Functional Vomiting Disorders in Infancy: Innocent Vomiting, Nervous Vomiting, and Infant Rumination Syndrome
Fleisher, David R.
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Pediatric gastroenterologists have tended to view gastroesophageal reflux (GER) as a disease in and of itself--a disease that can be diagnosed "objectively" with use of numerical data from esophageal pH monitoring and cured with pharmacologic or surgical treatment. What is often forgotten is that the data derived from esophageal pH monitoring and other techniques may identify the presence of abnormal GER but tell nothing about its pathogenesis. The usual approach to infants who feed poorly, vomit, or fail to gain weight is to identify the presence of abnormal GER, rule out underlying organic causes of vomiting, and then diagnosis primary GER disease. The baby is then treated with pharmacologic, dietary, or positional therapy and, ultimately, if these therapies fail to eradicate the symptoms attributed to GER, surgical fundoplication, which stops vomiting regardless of its causes. The pediatric literature on infant vomiting and GER is almost devoid of research into the nature and possible relationships among infant stress, vomiting, feeding difficulties, and failure to grow. Clinically, the quality of the maternal-infant relationship is frequently approached superficially, with psychosocial aspects treated as less important in infants considered to have primary organic disease amenable to medical or surgical treatment. Psychosocial factors in the pathogenesis of the infant's symptoms are often not pursued beyond assessment for possible abuse or neglect. It has been known for centuries that stress or excitement affects gastrointestinal function and symptoms. Although the field of infant psychiatry has produced a substantial literature on the nature of stresses that affect both infants and mothers, the pediatric literature on vomiting and failure to thrive seldom acknowledges the existence or importance of these contributions. In clinical practice, failure to explore psychosocial aspects that may contribute to vomiting, feeding difficulties, or failure to thrive may result in missed opportunities for less invasive, more effective therapy at best, and countertherapeutic treatment at worst. This article describes three functional vomiting disorders of infancy, their distinguishing characteristics, hypotheses regarding their pathogenesis, and principles of comprehensive management.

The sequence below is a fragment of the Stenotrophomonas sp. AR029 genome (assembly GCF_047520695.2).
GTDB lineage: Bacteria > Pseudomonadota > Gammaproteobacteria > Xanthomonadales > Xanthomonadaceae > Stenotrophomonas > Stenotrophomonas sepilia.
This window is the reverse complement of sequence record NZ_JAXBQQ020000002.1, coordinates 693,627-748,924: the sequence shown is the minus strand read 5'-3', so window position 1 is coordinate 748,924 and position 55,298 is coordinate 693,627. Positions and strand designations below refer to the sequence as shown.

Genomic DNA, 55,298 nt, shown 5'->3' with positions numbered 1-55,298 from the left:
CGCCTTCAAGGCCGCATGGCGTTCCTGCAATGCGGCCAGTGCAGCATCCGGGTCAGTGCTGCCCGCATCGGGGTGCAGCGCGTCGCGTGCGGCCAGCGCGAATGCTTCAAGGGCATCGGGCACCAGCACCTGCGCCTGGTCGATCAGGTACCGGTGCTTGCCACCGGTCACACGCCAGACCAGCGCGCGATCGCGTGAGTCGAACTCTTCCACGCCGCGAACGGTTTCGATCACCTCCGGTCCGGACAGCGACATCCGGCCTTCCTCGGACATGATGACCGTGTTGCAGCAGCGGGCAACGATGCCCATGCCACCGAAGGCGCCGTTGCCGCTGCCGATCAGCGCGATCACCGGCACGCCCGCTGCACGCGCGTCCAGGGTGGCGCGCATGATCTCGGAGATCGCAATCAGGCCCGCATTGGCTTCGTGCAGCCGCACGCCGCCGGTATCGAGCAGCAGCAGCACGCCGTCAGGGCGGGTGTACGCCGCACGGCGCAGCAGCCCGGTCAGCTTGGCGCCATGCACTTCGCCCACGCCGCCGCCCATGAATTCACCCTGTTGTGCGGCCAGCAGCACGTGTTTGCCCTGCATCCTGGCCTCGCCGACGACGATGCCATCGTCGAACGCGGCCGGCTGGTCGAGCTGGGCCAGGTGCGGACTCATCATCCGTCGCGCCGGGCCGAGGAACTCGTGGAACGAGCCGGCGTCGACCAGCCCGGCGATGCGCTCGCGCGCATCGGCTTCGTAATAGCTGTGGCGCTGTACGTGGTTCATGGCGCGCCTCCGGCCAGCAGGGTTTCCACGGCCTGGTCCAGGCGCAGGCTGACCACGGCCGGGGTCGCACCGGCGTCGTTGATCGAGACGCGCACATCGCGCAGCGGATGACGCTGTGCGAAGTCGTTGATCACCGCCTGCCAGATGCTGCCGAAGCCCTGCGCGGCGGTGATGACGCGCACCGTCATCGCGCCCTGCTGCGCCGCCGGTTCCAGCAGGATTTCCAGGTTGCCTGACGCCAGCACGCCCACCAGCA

Child Health publications (MU)
J Pediatr. 1994 Dec;125(6 Pt 2):S84-94.